Gillam said the Housing Authority and its development partners plan to release information about application processes and how units will be leased in early 2020. There is not currently a waitlist or any other mechanism to get in line to apply to live in Alpenglow Village.
“It’ll certainly get known to everybody in town because we’ll blast it out in every which way possible,” he said.
RiverView, 446 Yampa Street
RiverView, the five-acre mixed-use development on the banks of the Yampa River in downtown Steamboat, is still on the market.
In late August, Mark Scully, managing director of Green Courte Partners, wrote in an email to Steamboat Pilot & Today that developers were finalizing roads, utilities, sidewalks and landscaping at RiverView.
Plans for the development include medium, low and high density residential and two mixed-use lots. Developers have previously expressed interest in building apartments and a boutique hotel on the site.
All are still on the market individually, with a combined asking price of $31.88 million. Scully has previously said Green Courte would be interested in selling the entire development or individual lots.
SwedWood, 655 Yampa Street
Developers plan to install modular components to complete the bulk of SwedWood this winter. SwedWood, SwedProperty’s luxury mixed-use development along the Yampa River in downtown Steamboat, will contain four condos and two commercial units.
“It may be a first multi-unit, mixed-use project built with modular construction built at this high level, ever in Steamboat. … We’re going to be breaking price points for valuation, with record value in downtown Steamboat on this project, and probably on the cost side, too,” said broker Jon Sanders. “It’s expensive, but there’s no luxury on the river right now.” Sanders said this means there is nothing to compare it to.
Most of the units are already claimed, Sanders said. Developers Ulf Clacton and Johan Monsen plan to live in two of the condos. The remaining units are committed or “close to committed.” Sanders said the commercial spaces are “handshake committed.”
Pieces of the modular building are being constructed off-site while contractors complete the concrete footings and the first floor, which will be built on site.
“The modular pieces get set on top of the first floor that we’ve built here,” Sanders said. “So while we’re building that first floor, the modular pieces are getting built in a factory, and that’s what makes it faster. It takes two days (to assemble the modular pieces), so we’ll find two days that aren’t super snowy, hopefully.”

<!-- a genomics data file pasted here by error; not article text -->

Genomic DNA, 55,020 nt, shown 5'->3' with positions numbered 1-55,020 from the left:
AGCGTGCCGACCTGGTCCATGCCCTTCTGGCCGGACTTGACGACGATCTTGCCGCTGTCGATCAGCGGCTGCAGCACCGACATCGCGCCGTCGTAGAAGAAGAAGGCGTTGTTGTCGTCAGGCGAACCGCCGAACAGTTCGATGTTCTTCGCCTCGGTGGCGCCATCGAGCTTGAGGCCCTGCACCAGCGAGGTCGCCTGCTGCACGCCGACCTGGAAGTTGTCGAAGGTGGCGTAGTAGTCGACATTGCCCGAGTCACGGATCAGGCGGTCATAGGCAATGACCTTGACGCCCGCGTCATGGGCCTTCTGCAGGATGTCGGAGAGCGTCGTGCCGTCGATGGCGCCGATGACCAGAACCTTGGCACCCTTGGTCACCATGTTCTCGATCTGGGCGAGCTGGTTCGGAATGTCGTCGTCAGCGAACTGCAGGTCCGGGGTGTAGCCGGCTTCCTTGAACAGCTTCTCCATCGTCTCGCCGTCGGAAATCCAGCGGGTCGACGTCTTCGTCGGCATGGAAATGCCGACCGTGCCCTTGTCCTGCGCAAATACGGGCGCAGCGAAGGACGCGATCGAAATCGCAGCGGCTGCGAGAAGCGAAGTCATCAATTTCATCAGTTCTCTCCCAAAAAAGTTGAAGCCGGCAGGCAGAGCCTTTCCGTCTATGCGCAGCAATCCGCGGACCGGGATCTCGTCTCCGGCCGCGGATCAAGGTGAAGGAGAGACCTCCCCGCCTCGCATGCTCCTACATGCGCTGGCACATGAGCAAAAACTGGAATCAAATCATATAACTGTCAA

Then, they’ll complete interiors, place appliances and plan to allow occupancy in July.
Sunlight Steamboat, Sunlight Drive
Sunlight Steamboat is a neighborhood on the west side of town with a planned buildout of 92 lots, including six duplexes and 86 single-family homes.
Phases 1 and 2 include 77 homes. So far, 24 of those homes are complete with residents residing, wrote Project Manager Bert Svendsen in an email to Steamboat Pilot & Today. Twenty-one more homes are either under construction or completed and on the market. Sidewalks, a dog park, a human park and hiking trails are also complete in the neighborhood.
There are 16 lots currently available in Sunlight, four intended for duplexes and 12 for single-family homes. Available single-family lots range in price from $184,00 to $280,000, according to the project’s website.
Svendson wrote that it was “to be determined” when the final 15 lots included in Phase 3 will be released.
“After 20 plus years of planning and executing our plan, our partnership of long time locals is very pleased to see this new opportunity become a reality for residents. The neighborhood is alive and well and has evolved into a beautiful place and convenient place to call home,” Svendsen wrote.
Steamboat Lofts at Riverside, 2507 Riverside Drive
Steamboat Lofts at Riverside is a complex of nine residential units and five office spaces.
David Turcotte, an owner of the project, said construction crews will wrap up framing in the coming week, then working to get windows, doors and a roof on the building. Over the winter, they’ll complete plumbing, electrical and temperature control systems. As soon as the mud dries up in the spring, Turcotte said they’ll finish out the parking lot and touch up whatever elements were weather-delayed on the exterior.
“Our real goal would probably be early to mid-spring we’re finished and starting to close on units,” he said.
Six of the nine condominiums and six of the seven garages are reserved, said Remax Partners’ Angela Ashby. One of the four offices in the building has been reserved, she said. Office space in the Lofts ranges from $99,000 to $135,000. Residential spaces range from $370,000 to $395,000.
Short-term rentals will not be allowed in the building. Turcotte said the development team tried to focus on local purchasers by restricting short-term rentals and building on the west side of Steamboat.
“We’re really trying to appeal to that side of the spectrum,” he said.